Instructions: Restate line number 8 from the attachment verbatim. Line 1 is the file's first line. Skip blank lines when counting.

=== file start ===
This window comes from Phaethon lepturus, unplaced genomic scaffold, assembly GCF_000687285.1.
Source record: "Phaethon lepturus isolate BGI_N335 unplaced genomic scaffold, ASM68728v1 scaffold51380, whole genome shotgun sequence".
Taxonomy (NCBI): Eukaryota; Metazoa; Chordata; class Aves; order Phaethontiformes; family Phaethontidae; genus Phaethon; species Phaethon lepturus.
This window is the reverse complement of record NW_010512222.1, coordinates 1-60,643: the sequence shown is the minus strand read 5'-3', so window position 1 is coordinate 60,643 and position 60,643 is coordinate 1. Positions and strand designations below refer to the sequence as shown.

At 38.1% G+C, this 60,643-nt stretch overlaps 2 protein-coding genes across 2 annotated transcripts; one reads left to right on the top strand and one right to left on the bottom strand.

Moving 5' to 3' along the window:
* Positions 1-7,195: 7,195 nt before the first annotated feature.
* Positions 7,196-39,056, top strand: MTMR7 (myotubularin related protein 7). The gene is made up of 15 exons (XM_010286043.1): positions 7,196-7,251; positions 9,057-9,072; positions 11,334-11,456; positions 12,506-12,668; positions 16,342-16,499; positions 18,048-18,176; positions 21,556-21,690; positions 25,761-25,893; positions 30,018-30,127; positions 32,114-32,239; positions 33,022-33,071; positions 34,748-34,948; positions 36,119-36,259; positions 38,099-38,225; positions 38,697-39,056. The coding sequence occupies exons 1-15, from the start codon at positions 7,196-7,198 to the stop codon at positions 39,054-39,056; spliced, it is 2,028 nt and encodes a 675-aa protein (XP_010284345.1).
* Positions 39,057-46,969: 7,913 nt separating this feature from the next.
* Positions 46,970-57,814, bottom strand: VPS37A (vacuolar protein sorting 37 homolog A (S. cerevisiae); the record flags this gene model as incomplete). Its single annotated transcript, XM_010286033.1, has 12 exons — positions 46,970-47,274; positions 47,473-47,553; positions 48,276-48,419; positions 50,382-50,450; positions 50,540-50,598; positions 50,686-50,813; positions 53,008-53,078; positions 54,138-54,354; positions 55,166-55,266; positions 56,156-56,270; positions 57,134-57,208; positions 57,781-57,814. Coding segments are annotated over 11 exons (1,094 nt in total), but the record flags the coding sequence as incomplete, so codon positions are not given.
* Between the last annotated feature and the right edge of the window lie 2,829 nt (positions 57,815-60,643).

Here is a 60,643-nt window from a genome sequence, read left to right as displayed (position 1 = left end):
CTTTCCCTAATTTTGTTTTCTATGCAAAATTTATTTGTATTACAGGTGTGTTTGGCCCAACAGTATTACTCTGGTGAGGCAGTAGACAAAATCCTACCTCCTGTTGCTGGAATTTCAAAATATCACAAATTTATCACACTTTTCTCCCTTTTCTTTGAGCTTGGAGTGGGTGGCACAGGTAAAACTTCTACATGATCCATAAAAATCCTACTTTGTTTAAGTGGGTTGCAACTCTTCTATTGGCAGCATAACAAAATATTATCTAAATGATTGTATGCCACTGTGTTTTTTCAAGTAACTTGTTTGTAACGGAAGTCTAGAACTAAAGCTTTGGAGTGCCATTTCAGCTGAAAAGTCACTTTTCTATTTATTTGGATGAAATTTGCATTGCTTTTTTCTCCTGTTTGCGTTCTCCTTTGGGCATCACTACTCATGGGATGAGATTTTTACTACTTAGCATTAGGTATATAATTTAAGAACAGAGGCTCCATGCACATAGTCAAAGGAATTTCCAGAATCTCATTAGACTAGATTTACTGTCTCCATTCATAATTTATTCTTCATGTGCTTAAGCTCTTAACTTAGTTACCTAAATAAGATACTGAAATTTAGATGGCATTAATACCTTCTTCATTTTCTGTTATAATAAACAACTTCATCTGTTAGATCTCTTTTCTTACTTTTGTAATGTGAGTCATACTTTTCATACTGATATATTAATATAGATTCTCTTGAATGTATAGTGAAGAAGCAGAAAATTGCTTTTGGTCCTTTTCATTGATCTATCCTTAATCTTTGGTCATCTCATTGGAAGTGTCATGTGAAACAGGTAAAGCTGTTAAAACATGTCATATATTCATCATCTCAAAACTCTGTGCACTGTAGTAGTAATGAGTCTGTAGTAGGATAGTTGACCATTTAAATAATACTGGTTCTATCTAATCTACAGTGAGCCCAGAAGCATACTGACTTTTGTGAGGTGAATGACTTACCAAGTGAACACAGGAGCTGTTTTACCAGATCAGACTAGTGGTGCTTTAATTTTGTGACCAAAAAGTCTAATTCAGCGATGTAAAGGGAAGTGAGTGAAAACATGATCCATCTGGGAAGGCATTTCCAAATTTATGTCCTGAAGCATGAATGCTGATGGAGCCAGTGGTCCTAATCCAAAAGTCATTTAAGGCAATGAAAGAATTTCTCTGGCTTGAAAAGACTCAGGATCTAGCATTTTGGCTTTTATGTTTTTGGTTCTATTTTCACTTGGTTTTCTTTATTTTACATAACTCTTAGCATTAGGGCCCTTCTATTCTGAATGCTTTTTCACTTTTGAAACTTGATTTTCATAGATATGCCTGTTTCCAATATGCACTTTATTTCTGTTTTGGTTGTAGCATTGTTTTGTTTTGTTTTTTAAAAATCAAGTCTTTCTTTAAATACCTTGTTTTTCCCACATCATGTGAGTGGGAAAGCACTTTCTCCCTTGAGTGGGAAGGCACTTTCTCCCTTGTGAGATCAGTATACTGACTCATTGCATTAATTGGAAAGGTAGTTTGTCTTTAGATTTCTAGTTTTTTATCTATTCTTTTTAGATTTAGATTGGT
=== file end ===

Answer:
* Positions 7,196-39,056, top strand: MTMR7 (myotubularin related protein 7). The gene is made up of 15 exons (XM_010286043.1): positions 7,196-7,251; positions 9,057-9,072; positions 11,334-11,456; positions 12,506-12,668; positions 16,342-16,499; positions 18,048-18,176; positions 21,556-21,690; positions 25,761-25,893; positions 30,018-30,127; positions 32,114-32,239; positions 33,022-33,071; positions 34,748-34,948; positions 36,119-36,259; positions 38,099-38,225; positions 38,697-39,056. The coding sequence occupies exons 1-15, from the start codon at positions 7,196-7,198 to the stop codon at positions 39,054-39,056; spliced, it is 2,028 nt and encodes a 675-aa protein (XP_010284345.1).